Figure 1: Artist’s impression of a Neptune-mass planet.
When a foreground star crosses the line-of-sight to a background star, the gravitational field of the foreground star can act as a lens and magnify light from the background star. This phenomenon is known as gravitational microlensing and the presence of a planet around the foreground star can induce perturbations in the resulting gravitational microlensing light curve. The core-accretion theory of planet formation predicts that gas giant planets and Neptune-mass planets form beyond the “snow-line” of their host stars due to the much greater abundance of solid material. In the hunt for planets, gravitational microlensing has proven to be sensitive to planets located beyond the “snow-line” of their host stars.
Skowron et al. (2015) present the discovery of a Neptune-mass planet identified as MOA 2011-BLG-028Lb. The planet is located ~20,000 light years away, near the center of the galaxy, and it was detected during a gravitational microlensing event that lasted from December 2010 until September 2011. The presence of MOA 2011-BLG-028Lb was inferred from a perturbation in the gravitational microlensing light curve that was observed from 12 to 14 May 2011. MOA 2011-BLG-028Lb is estimated to have ~30 times the mass of Earth and it orbits a host star with ~0.75 times the mass of the Sun at a projected separation of between 3.1 to 5.2 AU. This places MOA 2011-BLG-028Lb beyond the “snow-line” of its host star, which is at ~2.0 AU.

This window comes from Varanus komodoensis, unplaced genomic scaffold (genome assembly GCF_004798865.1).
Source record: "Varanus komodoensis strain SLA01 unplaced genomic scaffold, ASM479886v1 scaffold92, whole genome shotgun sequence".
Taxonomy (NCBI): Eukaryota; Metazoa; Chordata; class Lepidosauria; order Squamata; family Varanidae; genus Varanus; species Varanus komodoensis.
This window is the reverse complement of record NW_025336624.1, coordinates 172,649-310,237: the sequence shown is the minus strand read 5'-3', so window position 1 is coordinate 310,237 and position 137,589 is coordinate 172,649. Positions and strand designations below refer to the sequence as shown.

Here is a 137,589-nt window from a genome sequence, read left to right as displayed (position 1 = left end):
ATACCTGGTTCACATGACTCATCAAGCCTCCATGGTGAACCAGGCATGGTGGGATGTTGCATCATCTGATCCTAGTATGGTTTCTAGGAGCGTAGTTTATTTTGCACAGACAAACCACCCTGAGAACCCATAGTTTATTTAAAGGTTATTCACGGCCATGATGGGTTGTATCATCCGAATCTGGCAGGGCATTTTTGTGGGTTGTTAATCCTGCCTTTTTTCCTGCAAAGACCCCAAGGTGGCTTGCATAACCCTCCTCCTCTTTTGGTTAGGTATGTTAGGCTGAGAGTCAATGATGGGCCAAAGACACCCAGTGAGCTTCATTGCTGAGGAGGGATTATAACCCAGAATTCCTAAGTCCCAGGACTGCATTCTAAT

Figure 2: Gravitational microlensing light curve indicating the presence of MOA 2011-BLG-028Lb. Skowron et al. (2015)
Skowron et al. (2015), “MOA 2011-BLG-028Lb: a Neptune-mass Microlensing Planet in the Galactic Bulge”, arXiv:1512.03422 [astro-ph.EP]